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21866
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location Mexico City
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visits member for 2 years, 6 months
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Hello, I am a freshman at The National Autonomous University of Mexico (UNAM).

My interests are contest problems,elementary number theory, combinatorics, graph theory, linear algebra, group theory, abstract algebra and I have been meaning to learn category theory and matroids.


1d
answered Set with distinct subset sums
1d
comment How to solve this kind of problem?
I solved it using integers, I think it becomes harder if we can only use naturals.
1d
revised How to solve this kind of problem?
added 267 characters in body
1d
comment Check if Sequence is Graphic: 8, 8, 7, 7, 6, 6, 4, 3, 2, 1, 1, 1
I mean, you should count the degrees in the graph to make sure, but I can't find more conclusive evidence it is graphic
1d
comment Check if Sequence is Graphic: 8, 8, 7, 7, 6, 6, 4, 3, 2, 1, 1, 1
Well, I counted the degrees in the graph in the solution and it is correct, are you sure you copied the sequence correctly?
1d
answered How to solve this kind of problem?
1d
comment How to solve this kind of problem?
The number in the bottom right corner has to be $1,-1,11$ or $-11$
1d
answered Check if Sequence is Graphic: 8, 8, 7, 7, 6, 6, 4, 3, 2, 1, 1, 1
1d
comment Is it possible to permute an unknown binary sequence so that two particular bits are equal?
I editted it, is it convincing now?
1d
revised Is it possible to permute an unknown binary sequence so that two particular bits are equal?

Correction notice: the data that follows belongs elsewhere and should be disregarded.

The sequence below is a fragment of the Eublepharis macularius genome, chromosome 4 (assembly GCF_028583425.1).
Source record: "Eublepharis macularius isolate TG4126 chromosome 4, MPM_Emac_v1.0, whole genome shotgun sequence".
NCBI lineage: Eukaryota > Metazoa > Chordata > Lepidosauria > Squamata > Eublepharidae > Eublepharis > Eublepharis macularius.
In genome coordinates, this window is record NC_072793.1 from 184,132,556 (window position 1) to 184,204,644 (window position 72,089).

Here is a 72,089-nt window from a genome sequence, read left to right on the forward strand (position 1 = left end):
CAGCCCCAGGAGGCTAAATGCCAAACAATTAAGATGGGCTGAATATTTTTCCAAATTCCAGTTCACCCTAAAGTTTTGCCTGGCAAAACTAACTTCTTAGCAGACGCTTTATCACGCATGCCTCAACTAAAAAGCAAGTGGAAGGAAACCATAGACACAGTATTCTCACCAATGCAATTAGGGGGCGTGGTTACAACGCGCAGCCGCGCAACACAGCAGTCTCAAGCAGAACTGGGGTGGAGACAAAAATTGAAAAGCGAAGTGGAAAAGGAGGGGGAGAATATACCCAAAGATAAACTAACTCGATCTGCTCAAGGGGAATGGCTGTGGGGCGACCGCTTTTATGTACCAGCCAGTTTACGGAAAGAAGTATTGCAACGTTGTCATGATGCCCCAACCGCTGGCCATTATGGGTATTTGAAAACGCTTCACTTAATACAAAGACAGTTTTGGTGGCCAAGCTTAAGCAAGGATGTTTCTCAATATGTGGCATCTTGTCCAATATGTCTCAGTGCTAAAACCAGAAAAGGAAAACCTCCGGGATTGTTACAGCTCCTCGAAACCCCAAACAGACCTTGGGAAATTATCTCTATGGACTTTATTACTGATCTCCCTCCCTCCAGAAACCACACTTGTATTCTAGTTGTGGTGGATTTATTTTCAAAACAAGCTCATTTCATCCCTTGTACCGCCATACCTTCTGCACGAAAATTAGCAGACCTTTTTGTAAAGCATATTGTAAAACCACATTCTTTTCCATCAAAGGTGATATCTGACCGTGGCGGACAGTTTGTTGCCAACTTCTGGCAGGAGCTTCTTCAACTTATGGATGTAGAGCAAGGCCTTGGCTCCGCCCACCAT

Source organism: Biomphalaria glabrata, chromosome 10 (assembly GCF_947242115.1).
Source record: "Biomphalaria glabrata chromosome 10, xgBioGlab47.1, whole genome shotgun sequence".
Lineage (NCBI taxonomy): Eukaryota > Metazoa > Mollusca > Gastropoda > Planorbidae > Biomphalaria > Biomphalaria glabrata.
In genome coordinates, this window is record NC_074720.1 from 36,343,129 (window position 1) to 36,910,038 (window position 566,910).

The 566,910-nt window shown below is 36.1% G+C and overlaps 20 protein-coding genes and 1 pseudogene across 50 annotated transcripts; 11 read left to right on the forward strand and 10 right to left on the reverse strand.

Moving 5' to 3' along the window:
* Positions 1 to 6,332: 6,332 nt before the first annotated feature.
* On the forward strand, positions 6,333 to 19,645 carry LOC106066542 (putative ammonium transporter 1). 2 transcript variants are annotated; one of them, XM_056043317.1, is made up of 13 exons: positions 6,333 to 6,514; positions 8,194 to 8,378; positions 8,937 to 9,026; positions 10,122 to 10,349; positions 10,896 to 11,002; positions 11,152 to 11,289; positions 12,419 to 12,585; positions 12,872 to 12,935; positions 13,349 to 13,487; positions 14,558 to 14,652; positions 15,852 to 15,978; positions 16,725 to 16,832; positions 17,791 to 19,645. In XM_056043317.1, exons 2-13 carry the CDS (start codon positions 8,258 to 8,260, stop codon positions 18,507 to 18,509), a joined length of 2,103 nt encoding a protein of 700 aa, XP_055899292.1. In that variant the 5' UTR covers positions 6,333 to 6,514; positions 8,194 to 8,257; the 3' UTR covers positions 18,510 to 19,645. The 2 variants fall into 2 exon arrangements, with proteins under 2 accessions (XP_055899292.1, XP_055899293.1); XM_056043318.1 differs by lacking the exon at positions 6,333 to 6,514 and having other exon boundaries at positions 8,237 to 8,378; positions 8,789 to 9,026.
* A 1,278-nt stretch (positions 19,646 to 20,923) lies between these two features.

added 886 characters in body
1d
awarded  abstract-algebra
2d
comment An abelian subgroup of symmetric group
Wow, that was pretty sweet. Using abelians are clt was rather ingenious.
2d
comment Normal subgroups in groups of odd order
I don't see why $H$ needs to be normal for the first proof. Couldn't we use the same argument without normality?That is: the order of $N_G(H)/C_G(H)$ divides the order of $N_G(H)$ and therefore the order of $G$. But it also divides the order of $Aut(H)$? since the order of $Aut(H)$ is relatively prime to the order of $G$ we get$C_G(N)=N_G(N)$. Oh, I see why you need it to be normal lol.
2d
comment Normal subgroups in groups of odd order
proposition $2$ can be proven using the thing about normal subgroups being a union of conjugacy classes.the smallest non trivial ones have size $p$. Although prop 2 is not generalization.
2d
comment Normal subgroups in groups of odd order
The proof of the proposition is the same isn't it? You get the order of $N_G(H)/C_G(H)$ divides the order of $\Aut(H)=p-1$ and the order of $N(G)$. Why does $H$ have to be normal though? Can't you get the same results without $H$ being normal?
2d
comment Is it possible to permute an unknown binary sequence so that two particular bits are equal?
My point is that he can safely assume the swap was done when $r>k$ and he can safely assume the swap was not done when $r<k$. Because the sequence will be the same. (Of course it is possible the swap didn't actually occur, but for all intents and purposes we can assume it did, since the outcome would be the same).
2d
comment Is it possible to permute an unknown binary sequence so that two particular bits are equal?
By induction the sequence will always be a permutation of the $b$'s. So if after a number of steps he can determine the bit at position $m$ is the same as the one in position $n$ he knows that those bits correspond to $b_k$ and $b_r$ for example(wlog $k<r$). and then he knows that the number of zeroes is not $k$ (since otherwise they would be different).
2d
comment Is it possible to permute an unknown binary sequence so that two particular bits are equal?
Hmm, what I mean is the following: The mathematician starts with the ordered sequence $b_1,b_2,b_3\dots b_{2015}$. In the first move if he sends an electron from $b_r$ to $b_k$ with $r<k$ he knows that the sequence will stay the same. so the sequence is still $b_1,b_2\dots b_{2015}$. if $r>k$ he knows that the sequence is going to be the same as the sequence when $b_r$ and $b_k$ are switched (because the only possibilities are $b_r=b_k=1$ or $b_r=1,b_k=0$. In both cases the string becomes the string when $b_r$ is switched with $b_k$ and everything stays the same.
2d
accepted Is it possible to permute an unknown binary sequence so that two particular bits are equal?
2d
comment Is it possible to permute an unknown binary sequence so that two particular bits are equal?
well yes, but in this case the mathematician knows which where the "coordinates" of the diodes he did, what I mean is that he can reverse his own process.